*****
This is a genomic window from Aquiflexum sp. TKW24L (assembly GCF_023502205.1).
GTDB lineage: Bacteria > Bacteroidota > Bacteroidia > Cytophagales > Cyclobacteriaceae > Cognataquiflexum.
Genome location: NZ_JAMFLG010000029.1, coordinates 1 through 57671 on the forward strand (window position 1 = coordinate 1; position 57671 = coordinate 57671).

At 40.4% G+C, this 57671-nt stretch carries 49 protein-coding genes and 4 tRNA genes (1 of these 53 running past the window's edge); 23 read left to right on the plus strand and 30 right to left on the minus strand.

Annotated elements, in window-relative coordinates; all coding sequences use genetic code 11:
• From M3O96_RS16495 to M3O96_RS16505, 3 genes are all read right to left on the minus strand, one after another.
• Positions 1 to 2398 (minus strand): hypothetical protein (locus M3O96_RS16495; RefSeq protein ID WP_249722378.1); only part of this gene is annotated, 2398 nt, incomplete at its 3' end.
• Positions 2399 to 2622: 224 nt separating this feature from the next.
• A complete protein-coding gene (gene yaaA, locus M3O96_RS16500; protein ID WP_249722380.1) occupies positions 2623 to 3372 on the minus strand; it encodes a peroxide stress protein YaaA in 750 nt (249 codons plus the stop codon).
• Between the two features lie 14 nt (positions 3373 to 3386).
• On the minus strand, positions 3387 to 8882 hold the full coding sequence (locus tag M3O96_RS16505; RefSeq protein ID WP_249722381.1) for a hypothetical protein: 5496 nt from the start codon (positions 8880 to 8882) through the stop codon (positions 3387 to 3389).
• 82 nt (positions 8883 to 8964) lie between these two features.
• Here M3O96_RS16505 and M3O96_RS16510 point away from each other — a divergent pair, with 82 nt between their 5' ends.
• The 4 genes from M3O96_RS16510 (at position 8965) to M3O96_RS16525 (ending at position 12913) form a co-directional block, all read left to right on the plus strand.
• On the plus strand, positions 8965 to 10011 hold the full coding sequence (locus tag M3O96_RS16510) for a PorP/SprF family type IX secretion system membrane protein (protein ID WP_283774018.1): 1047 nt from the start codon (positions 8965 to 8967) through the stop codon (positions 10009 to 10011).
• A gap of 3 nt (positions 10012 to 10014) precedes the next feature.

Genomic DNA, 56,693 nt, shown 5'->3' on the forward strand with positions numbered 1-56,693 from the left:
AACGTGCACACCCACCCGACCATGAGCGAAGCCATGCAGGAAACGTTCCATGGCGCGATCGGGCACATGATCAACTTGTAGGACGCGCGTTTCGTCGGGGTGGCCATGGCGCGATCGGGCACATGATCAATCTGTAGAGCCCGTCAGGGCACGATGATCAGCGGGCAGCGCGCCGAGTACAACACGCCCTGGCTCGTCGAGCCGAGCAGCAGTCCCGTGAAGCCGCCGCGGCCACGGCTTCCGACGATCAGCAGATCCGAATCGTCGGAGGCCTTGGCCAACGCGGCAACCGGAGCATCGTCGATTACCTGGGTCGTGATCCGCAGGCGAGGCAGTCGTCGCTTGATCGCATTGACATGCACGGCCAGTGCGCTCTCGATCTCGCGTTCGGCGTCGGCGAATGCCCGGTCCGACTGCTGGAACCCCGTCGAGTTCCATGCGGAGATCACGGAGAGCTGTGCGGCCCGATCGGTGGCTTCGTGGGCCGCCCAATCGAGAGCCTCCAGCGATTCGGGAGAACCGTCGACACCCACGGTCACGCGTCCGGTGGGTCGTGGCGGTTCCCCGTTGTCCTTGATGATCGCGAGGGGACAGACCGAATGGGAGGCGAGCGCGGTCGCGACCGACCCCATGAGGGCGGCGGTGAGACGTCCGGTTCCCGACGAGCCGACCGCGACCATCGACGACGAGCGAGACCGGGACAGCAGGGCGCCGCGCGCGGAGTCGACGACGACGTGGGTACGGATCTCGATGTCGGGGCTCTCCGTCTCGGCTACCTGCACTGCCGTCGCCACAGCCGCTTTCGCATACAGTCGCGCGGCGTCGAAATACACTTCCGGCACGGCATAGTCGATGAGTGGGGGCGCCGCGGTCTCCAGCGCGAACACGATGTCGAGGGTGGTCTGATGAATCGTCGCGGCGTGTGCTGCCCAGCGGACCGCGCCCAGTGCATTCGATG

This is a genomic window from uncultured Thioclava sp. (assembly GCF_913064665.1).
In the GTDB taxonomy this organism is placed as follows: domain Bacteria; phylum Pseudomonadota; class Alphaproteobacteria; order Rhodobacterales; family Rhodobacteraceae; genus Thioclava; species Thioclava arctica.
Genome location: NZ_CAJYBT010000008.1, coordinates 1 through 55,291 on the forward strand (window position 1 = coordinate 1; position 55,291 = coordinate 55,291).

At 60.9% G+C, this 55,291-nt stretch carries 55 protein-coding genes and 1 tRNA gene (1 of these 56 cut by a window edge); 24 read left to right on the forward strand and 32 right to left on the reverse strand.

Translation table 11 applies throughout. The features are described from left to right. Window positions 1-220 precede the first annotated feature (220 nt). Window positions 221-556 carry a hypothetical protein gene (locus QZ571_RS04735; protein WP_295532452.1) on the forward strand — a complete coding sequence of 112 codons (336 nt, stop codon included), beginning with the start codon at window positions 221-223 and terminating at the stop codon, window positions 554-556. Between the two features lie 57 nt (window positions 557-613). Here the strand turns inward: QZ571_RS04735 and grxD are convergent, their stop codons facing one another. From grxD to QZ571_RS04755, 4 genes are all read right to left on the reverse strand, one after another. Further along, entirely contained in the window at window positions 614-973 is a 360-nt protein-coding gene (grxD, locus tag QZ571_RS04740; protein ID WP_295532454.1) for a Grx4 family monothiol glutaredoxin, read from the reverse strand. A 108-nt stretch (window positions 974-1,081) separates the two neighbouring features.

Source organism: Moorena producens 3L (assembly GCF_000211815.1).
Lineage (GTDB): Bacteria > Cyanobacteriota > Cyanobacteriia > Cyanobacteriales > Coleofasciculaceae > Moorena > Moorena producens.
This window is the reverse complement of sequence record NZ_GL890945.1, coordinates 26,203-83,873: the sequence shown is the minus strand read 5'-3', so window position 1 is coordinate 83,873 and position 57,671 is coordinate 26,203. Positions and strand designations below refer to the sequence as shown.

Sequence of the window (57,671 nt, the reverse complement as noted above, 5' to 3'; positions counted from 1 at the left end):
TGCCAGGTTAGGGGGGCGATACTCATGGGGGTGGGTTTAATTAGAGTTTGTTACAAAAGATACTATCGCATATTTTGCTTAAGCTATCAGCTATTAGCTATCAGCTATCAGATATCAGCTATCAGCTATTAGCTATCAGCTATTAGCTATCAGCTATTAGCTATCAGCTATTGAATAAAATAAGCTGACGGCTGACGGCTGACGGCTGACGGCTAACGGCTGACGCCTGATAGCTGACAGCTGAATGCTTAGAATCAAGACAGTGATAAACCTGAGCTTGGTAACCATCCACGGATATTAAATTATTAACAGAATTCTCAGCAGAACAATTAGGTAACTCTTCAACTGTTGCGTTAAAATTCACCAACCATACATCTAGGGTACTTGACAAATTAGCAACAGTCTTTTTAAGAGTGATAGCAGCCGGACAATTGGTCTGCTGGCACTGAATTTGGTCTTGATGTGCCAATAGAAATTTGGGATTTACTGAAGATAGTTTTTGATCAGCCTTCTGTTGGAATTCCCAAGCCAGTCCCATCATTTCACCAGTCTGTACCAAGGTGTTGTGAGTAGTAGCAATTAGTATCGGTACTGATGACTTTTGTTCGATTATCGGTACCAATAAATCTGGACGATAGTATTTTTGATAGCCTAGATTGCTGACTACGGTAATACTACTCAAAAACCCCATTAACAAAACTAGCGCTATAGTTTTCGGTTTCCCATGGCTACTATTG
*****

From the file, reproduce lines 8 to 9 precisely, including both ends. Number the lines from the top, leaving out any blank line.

• Positions 2399 to 2622: 224 nt separating this feature from the next.
• A complete protein-coding gene (gene yaaA, locus M3O96_RS16500; protein ID WP_249722380.1) occupies positions 2623 to 3372 on the minus strand; it encodes a peroxide stress protein YaaA in 750 nt (249 codons plus the stop codon).